Helen Clark: Remarks at the launch of the UNDG Human Rights Mainstreaming Multi-Donor Trust Fund
I am pleased to co-host tonight’s event with the UN High Commissioner for Human Rights, whose advocacy has been central to mainstreaming human rights within the work of the United Nations development system. As a result the UN Development Group Human Rights Mainstreaming Mechanism has been established, and now we are launching a Multi-Donor Trust Fund to support this work.
Thank you for joining us to discuss the steps we are taking and propose to take in partnership with Member States to integrate our development and human rights work better.
Through development, countries can improve their ability to promote and protect human rights. And conversely, through the application of human rights principles, including non-discrimination, participation, and accountability, countries can help make national development efforts more effective and peace more secure.
In signing the 2000 Millennium Declaration, world leaders recognized this, stating clearly that they “will spare no effort to respect all internationally recognized human rights and fundamental freedoms, including the right to development”. Member States reaffirmed this commitment at last year’s MDG Summit by agreeing that human rights were integral to the work needed to achieve the MDGs.
At the request of the Secretary-General, UNDG established in 2009 the Human Rights Mainstreaming Mechanism (HRM) –to strengthen coherence and collaboration on the issue and the support given to UN Country Teams. The aim is to equip the UN development system to respond effectively to the growing numbers of human rights-related requests from Member States.
Through the Human Rights Mechanism UN Country Teams have been supported to integrate human rights within UN Development Assistance Frameworks. To that end, since the Mechanism was established, training has been provided in over twenty countries to UNCTs and their national partners, and a large pool of resource people has been established to support related work as requested.
Looking forward, the UNDG has agreed on a HRM work programme which will help meet Member State requests for support in four areas:
The first is increasing the UN’s ability to help countries integrate human rights principles and standards within their national policies, development plans, and strategies.
This will not only help countries translate the human rights commitments they have made into their law and practice, but will also help deploy those human rights principles and laws in the service of making sustainable advances in human development.
By integrating human rights into development, countries can better address the root causes of development challenges. Analyzing and understanding which groups have been excluded from development progress, and why, is an important step for countries seeking to accelerate progress on achieving the MDGs.
For example, when a human rights approach to development was used in Botswana, it highlighted the importance of addressing discrimination against people living with HIV and AIDS, refugees, and people with disabilities, and resulted in changes to the UNCT’s programming there.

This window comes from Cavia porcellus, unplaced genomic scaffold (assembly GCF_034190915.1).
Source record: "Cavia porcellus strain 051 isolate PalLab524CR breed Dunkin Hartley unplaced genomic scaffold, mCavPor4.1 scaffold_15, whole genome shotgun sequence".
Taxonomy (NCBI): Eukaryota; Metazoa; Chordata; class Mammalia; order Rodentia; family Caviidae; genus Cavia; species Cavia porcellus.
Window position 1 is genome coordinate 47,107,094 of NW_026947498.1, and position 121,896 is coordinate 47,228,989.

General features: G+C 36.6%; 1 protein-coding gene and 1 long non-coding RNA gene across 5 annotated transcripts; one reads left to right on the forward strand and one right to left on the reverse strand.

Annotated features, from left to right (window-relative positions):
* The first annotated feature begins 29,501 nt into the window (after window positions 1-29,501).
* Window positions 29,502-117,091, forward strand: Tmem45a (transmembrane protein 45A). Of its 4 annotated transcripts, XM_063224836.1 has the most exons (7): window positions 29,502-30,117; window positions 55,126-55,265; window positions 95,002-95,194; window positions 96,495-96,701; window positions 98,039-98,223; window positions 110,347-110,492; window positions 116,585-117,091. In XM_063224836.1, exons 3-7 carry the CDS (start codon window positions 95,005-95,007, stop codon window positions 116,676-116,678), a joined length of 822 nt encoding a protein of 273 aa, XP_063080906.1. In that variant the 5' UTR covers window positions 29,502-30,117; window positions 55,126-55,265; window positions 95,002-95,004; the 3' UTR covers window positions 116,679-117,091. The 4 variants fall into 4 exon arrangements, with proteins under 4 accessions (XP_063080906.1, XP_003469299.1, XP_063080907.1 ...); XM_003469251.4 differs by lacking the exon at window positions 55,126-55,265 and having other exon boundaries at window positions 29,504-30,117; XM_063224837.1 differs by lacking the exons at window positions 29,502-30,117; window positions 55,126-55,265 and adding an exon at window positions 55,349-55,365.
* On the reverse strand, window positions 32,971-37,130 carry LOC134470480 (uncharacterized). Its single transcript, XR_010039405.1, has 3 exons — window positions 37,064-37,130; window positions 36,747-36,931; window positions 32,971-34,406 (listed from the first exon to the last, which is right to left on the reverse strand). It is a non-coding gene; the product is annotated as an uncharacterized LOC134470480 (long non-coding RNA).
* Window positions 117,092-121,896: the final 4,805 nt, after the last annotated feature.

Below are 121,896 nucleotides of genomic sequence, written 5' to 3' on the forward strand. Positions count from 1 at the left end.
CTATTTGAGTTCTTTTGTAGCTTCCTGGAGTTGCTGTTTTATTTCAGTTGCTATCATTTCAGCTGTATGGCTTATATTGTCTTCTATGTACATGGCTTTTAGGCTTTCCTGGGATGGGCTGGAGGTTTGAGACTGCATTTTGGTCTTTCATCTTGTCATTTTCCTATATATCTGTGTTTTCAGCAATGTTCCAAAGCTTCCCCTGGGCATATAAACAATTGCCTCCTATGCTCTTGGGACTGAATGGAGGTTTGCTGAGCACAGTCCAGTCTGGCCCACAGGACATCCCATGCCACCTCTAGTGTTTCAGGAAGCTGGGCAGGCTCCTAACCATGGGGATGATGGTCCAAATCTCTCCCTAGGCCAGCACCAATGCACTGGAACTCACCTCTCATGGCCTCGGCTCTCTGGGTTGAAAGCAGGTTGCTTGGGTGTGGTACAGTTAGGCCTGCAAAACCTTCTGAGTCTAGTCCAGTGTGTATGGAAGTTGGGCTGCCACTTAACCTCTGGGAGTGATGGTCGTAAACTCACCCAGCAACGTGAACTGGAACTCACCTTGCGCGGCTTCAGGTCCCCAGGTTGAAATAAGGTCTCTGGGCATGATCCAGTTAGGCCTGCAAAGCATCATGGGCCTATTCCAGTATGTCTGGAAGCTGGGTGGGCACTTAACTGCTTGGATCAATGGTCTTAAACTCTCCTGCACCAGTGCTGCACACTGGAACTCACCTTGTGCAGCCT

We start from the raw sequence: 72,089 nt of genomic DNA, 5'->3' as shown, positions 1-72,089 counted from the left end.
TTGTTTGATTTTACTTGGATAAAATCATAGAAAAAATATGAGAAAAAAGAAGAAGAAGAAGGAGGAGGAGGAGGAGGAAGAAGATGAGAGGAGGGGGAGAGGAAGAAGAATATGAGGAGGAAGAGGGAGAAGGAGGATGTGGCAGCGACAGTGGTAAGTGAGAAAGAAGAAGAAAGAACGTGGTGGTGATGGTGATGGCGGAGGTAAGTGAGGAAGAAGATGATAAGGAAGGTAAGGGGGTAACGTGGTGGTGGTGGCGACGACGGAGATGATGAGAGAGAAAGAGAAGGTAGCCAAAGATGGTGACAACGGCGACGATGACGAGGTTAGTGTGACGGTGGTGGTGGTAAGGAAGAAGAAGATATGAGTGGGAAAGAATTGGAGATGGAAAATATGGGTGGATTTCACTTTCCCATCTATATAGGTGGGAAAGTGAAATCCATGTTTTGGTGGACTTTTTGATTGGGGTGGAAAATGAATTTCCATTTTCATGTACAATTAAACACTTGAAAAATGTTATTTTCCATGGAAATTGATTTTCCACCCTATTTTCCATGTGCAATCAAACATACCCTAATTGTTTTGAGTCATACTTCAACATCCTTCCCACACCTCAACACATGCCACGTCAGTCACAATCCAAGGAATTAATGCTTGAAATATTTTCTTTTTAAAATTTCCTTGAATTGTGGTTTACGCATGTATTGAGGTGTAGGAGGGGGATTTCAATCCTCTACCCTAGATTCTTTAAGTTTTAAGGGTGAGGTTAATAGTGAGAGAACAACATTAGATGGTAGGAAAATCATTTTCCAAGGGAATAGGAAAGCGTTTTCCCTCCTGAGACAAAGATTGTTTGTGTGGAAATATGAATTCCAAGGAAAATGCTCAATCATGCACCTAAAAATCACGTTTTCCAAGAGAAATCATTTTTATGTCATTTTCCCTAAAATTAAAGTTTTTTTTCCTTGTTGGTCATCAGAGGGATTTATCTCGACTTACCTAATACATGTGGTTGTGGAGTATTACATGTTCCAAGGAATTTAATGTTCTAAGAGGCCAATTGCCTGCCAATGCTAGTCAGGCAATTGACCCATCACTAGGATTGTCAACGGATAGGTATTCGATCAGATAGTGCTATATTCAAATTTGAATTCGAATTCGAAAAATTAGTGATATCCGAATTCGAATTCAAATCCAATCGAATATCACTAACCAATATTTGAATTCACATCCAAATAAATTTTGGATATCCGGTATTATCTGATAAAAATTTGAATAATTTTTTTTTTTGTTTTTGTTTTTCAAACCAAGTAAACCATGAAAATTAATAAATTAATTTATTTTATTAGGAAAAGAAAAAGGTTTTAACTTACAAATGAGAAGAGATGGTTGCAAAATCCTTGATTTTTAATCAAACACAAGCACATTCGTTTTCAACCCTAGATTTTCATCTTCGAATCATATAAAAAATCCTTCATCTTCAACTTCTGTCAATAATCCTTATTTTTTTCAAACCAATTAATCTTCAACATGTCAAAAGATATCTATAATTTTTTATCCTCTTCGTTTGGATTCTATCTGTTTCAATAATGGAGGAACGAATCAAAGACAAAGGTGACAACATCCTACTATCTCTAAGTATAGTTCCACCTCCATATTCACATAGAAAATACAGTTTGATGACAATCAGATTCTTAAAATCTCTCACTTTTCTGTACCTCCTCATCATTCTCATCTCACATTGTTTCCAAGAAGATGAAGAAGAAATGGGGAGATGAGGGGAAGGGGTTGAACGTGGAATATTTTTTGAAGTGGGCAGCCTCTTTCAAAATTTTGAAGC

Progress on the MDGs in a number of countries remains stubbornly off track, at least in part because women, rural inhabitants, ethnic or linguistic minorities, and other excluded groups continue to lag well behind national averages of progress.
A second area in the HRM’s work programme is improving the UN’s ability to respond to Member States’ requests to strengthen national human rights protection systems and follow up on Universal Periodic Reviews. That enables us to provide national partners with the legal, policy, and capacity development assistance needed to engage with UN human rights mechanisms and to develop domestic institutions which can promote and protect human rights. These institutions can monitor, advise, and question governments and agencies on behalf of citizens; act as a bridge between people and states; handle complaints when human rights are being breached; and carry out independent inquiries.
The UN is responding to an increasing number of Member States’ requests to strengthen the capacities of national human rights institutions to play these demanding and often politically charged roles effectively. It is in the interests of all stakeholders, including governments, to ensure that national human rights institutions have the space and ability to function independently and effectively.
The third HRM work area is improving the ability of the UN to share its experiences and knowledge and to advocate for the integration of human rights within the development agenda. This is essential for delivering on the work programme and mainstreaming human rights across the development system.
The fourth and final HRM work area is providing tailored support to UNCTs as they work to promote a “rights approach to development and a development approach to human rights” as was stated eloquently by Egypt’s Permanent Representative to the UN in Geneva this month.
In support of this work programme, we are launching here today the UNDG Human Rights Mainstreaming Multi-Donor Trust Fund.
We look forward to your support through this Fund for expanding the support the UN can offer national partners to promote and protect human rights and, by so doing, to advance sustainable human development for all.